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Belize City
Saturday, November 28, 2020
Home Features Rent is stifling our people 

Rent is stifling our people 

We occupy a land that is rather vast and abundant with resources, enough for our small population of a little less than four hundred thousand people. Given the sheer amount of resources that we possess in relation to our very small population, all of us should be well off.

Well, at least we should all own a decent piece of land to live on, coupled with a fair piece of farm land and possibly even a recreational or investment plot of land either by the waterways or somewhere in the hills among the verdant and lush tropical forests.

But truth be told, that’s not the case for us. The masses of our people are subjected to abject poverty and destitution. The majority of the population struggle daily to afford for themselves the bare minimum. We trod along, inching from little to little, and find ourselves in a constant battle to make ends meet.

The poor live and occupy sub-standard places of abode that mirror the ills that they face daily. Their homes do not meet climate resiliency standards and are left to the mercy of the wind in times of despair.

Those of the middle class who have decent jobs and can do a little better find themselves in an unsettling predicament. The majority of our middle class population find themselves renting homes. The rent that they pay is bloated and is exacerbated by the fact that there are few to no regulations regarding rent in Belize.

Landlords have the liberty to charge as much as they desire, and because we are in a desperate state where we need somewhere to live, we are forced to to pay these (oftentimes) exorbitant rents.

But why or how has renting suddenly become such a huge trend in Belize? Well, there are many factors that have caused renting to become such a big thing in Belize, but let’s explore the two main causes. The first and primary cause is the unavailability of land to the people. You may be trying to figure out the connection between the availability of land and renting.

Well, see, middle class couples make a decent enough income to afford a mortgage. However, given the high cost of living in Belize, disposable income is not in abundance. Therefore, while the income they receive is sufficient for them to afford a mortgage, a couple is unable to obtain a mortgage because they do not own a piece of land, which (usually) is a pre-requisite for a mortgage.

Couples are then forced to decide whether they should get a separate loan to procure the land, or try to amass the funds for the land. This then leads the couple to resort to renting until they figure out a way to acquire a piece of land, in hopes of getting a mortgage.

Furthermore, renting has become so common in our small country because (in my humble opinion) banks and lending institutions don’t do enough to foster a climate where young working class people can own a home. The parameters are set too high and are (oftentimes) out of reach.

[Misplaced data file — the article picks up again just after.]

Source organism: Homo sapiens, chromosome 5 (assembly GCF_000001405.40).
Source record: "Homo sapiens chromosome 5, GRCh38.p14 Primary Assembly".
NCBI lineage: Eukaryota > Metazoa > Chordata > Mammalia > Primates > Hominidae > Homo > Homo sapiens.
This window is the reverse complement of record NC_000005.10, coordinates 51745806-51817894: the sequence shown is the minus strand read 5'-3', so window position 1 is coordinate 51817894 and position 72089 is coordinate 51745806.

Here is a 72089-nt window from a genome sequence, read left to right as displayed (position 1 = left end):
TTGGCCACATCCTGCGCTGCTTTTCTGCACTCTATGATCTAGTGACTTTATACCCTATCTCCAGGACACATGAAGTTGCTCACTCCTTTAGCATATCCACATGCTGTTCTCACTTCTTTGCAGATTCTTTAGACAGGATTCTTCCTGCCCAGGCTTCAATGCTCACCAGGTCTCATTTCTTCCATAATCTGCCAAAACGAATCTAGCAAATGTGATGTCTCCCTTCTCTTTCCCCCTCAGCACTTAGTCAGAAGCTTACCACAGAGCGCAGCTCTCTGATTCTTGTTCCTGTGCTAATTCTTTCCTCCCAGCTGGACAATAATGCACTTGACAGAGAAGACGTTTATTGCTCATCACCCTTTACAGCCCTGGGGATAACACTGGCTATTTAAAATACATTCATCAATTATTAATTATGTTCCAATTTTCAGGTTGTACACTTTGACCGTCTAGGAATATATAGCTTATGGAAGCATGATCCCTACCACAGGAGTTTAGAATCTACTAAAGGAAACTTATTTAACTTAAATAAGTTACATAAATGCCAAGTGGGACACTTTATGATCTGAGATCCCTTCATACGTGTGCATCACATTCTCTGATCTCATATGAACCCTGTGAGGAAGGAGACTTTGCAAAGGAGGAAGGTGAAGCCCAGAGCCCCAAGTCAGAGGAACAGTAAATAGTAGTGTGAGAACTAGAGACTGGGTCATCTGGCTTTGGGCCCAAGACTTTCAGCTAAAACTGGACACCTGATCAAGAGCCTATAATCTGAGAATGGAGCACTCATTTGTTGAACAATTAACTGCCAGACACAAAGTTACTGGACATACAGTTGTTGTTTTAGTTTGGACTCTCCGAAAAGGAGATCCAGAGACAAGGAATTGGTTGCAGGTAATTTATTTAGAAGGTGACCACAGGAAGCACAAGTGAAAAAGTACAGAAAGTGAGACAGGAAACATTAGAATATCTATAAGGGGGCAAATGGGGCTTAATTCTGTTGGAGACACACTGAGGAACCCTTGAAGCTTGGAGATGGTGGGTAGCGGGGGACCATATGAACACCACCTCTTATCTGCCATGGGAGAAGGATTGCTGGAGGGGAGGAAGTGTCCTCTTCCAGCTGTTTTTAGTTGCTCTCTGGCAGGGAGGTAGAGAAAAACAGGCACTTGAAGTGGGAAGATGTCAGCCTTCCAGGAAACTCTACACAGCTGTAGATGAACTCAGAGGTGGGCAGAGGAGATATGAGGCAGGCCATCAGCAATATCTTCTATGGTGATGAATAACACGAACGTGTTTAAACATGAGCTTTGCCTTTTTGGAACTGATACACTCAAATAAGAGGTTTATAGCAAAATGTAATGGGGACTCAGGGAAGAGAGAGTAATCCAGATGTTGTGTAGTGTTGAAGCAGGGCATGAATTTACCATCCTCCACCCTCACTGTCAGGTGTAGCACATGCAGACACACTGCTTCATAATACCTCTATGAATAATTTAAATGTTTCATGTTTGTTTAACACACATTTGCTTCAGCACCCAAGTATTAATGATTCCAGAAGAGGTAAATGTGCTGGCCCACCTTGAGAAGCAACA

A working class couple is expected to own a piece of land, have a borrowing history, and have a prescribed saving threshold, and oftentimes, because the working class person is paying an exorbitant rent, they are unable to meet the mortgage requirements and thus, do not qualify, and have no choice but to continue renting.

For me, it’s amazing to hear of the amount of rent that working class people pay monthly to landlords for these apartments and houses. I am thinking that if these people are able to pay hundreds of dollars in rent — in many cases, a thousand or thereabouts, then they should be given serious financial considerations for a mortgage: paying monthly towards something that they can actually own over time.

It is more evident than ever, that renting is stifling our people. Apartments and houses are being made available daily, and the rates are skyrocketing! Our working class people are left with no choice but to sign on to one of these agreements that (in some cases) require first and last month deposits, and a security deposit, and are coupled with many rules and limitations.

After a working class person pays their rent and covers their utilities, groceries and living expenses, very little is left over for saving or even for recreation.

It is my firm belief that renting needs to be regulated in Belize. There should be an established rate, or policies that regulate what can be charged for an apartment versus what can be charged for a two-bedroom wooden house in comparison to, say, a three-bedroom cement bungalow.

Regulating rent will protect and safeguard the interests of the people.

Furthermore, banks and lending institutions should endeavor to do more for (young) working class individuals to enable them obtain their own property. Renting history should be taken into consideration for a mortgage, because if one is able to pay an exorbitant rent for years, there’s a high possibility that they will be able to service a mortgage.

The times are getting critical! And we need to really examine all the angles of the economic sphere and seek out ways to offer reprieve to our people. When we support our people and allow them to buy into a dream, then our society will begin to grow and thrive, and be more productive for generations to come.

Let’s seek to regulate rent in Belize and offer serious and prudent consideration to our young and working class population so that at the end of the day, we can all go home, turn our locks and softly smile and sweetly whisper: “Aah, Casa Dulce Casa”!

God Bless Belize!

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